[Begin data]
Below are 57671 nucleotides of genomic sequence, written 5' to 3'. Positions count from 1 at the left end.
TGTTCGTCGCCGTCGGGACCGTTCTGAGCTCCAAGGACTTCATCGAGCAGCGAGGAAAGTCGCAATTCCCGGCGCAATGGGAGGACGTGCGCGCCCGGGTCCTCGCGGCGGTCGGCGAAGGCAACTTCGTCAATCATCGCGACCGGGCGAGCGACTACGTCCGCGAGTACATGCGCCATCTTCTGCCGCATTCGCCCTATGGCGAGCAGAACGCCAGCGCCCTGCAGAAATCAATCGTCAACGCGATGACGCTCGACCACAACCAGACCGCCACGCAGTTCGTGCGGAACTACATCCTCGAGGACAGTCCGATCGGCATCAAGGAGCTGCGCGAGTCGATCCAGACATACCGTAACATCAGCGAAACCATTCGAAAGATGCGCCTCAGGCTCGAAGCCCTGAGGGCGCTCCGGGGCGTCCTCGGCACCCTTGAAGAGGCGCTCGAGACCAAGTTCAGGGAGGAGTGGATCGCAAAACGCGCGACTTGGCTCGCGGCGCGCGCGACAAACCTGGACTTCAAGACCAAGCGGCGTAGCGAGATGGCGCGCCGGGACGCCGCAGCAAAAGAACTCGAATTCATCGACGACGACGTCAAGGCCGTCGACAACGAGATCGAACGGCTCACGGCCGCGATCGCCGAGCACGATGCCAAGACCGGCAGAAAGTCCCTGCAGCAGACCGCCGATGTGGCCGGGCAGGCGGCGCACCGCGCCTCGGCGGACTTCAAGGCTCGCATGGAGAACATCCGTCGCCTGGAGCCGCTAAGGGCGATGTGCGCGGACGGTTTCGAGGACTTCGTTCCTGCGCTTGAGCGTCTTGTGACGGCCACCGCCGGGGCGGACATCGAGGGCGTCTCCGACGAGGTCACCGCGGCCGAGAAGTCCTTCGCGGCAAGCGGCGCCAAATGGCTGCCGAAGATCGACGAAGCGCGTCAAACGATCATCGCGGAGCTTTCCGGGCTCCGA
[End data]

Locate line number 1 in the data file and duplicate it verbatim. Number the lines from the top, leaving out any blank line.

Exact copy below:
Below are 57671 nucleotides of genomic sequence, written 5' to 3'. Positions count from 1 at the left end.